At last, noted language researcher and educator Frank Smith weighs in! Using his razor-sharp analytical skills in linguistics and intimate understanding of professional teaching, Smith dismantles the shoddy science undergirding direct, intensive, and early phonics training. His book title is to be taken literally. The very reading instruction that claims to be "scientific," "research based," and "evidence based"—imposed on teachers and enforced through innumerable mandated tests—is founded on activities that are unspeakable and practices that are unnatural. The mandated approach to language teaching is, in fact, linguistically impossible, as Smith proves.
Developed from years of research and multiple work sessions with groups of teachers, each of Smith's essays in this book helps teachers understand the nature of thinking, learning, and reading. The essays also address the problems arising from pressure on teachers to adopt dubious practices that ignore their own judgment and experience. Smith acknowledges that reading is not the only area of education where unspeakable acts and unnatural practices abound. He devotes two essays to the teaching of mathematics and to the use of technology for good or ill in teaching.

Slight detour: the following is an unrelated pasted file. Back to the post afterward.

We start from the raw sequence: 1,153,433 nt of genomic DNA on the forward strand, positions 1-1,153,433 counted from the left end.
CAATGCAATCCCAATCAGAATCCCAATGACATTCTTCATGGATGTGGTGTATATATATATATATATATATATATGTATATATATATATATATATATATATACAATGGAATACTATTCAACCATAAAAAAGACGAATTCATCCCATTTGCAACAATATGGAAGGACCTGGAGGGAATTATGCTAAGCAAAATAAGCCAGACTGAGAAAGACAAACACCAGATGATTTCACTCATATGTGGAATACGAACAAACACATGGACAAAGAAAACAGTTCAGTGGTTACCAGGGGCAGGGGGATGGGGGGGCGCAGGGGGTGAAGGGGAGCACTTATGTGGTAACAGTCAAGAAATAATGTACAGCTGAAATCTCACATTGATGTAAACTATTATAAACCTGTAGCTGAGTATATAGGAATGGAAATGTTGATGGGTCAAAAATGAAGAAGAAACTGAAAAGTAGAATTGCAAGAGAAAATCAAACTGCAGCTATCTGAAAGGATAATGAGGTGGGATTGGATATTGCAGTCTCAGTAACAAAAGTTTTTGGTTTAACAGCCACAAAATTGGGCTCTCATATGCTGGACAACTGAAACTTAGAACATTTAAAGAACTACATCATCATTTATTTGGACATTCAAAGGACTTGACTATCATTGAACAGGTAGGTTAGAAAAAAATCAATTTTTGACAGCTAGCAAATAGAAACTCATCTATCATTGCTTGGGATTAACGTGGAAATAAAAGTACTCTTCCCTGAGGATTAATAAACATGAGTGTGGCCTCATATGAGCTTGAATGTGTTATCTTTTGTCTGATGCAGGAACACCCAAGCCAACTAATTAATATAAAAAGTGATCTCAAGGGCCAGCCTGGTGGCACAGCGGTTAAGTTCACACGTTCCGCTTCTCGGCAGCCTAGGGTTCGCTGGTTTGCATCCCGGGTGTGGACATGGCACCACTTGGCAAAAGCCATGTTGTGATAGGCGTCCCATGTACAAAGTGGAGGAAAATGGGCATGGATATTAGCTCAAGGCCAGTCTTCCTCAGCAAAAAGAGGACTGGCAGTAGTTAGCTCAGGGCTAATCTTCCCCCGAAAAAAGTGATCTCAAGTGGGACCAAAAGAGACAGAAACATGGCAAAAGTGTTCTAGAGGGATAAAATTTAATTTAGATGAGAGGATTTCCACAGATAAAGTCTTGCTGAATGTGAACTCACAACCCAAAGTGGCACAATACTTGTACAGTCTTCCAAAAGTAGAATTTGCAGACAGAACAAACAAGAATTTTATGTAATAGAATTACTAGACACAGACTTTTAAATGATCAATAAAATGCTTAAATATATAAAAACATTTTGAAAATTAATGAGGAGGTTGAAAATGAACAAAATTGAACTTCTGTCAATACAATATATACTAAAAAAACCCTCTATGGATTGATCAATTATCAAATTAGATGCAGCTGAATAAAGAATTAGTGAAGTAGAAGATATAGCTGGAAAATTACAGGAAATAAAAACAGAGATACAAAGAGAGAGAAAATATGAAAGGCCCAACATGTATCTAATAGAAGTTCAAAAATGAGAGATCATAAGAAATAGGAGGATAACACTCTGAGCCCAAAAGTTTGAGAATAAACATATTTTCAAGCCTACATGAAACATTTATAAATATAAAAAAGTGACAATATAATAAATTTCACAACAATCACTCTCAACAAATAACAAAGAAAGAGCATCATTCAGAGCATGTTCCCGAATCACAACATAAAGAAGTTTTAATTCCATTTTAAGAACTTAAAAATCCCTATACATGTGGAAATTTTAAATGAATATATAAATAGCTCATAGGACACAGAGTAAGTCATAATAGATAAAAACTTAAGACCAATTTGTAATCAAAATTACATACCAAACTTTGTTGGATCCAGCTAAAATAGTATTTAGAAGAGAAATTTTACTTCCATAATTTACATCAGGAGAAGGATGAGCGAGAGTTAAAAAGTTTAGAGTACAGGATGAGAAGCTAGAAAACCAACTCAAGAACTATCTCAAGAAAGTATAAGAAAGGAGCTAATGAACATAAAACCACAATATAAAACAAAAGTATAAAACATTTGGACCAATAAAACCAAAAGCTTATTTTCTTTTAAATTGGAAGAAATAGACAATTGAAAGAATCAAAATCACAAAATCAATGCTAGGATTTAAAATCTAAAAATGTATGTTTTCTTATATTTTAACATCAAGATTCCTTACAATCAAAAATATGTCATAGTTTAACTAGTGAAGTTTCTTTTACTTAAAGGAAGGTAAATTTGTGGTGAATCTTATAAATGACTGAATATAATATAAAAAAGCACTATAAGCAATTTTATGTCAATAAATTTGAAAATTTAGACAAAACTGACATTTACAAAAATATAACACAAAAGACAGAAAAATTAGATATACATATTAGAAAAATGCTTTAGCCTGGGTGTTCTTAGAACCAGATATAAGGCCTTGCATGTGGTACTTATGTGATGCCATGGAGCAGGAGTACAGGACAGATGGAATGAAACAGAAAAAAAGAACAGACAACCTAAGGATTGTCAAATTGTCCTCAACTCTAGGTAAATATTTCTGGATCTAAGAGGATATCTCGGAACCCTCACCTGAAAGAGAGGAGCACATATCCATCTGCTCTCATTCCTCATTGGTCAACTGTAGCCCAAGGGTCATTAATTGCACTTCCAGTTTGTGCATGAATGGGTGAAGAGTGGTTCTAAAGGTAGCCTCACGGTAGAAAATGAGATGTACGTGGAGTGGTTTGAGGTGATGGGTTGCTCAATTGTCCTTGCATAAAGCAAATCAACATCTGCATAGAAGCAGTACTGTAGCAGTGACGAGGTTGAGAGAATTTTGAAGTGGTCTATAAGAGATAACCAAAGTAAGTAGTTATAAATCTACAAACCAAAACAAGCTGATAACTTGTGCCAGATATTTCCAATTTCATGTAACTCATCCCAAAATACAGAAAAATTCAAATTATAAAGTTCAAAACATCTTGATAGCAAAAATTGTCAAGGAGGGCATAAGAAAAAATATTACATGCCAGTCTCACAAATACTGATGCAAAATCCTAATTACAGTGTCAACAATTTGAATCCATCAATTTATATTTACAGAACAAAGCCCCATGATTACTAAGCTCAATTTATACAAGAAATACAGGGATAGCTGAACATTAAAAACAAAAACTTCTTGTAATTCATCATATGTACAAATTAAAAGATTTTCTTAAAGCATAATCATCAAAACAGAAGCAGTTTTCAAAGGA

Smith counters the pseudoscience we've seen of late with impeccable logic, clarity, and wit. When instruction is predicated on the idea that children learn complex skills by being taught parts of them that they can somehow integrate . . . when children are required to read or listen to nonsensical material and then engage in meaningless activities . . .when imagination, identification, and personal relationships—the soul of the classroom—are given short shrift . . . the consequences are intellectually stifling, as Smith so cogently shows. At the end of his book he offers a challenge and a plea—to keep the human heart of education beating no matter how heartless the environment in which we live, teach, and learn.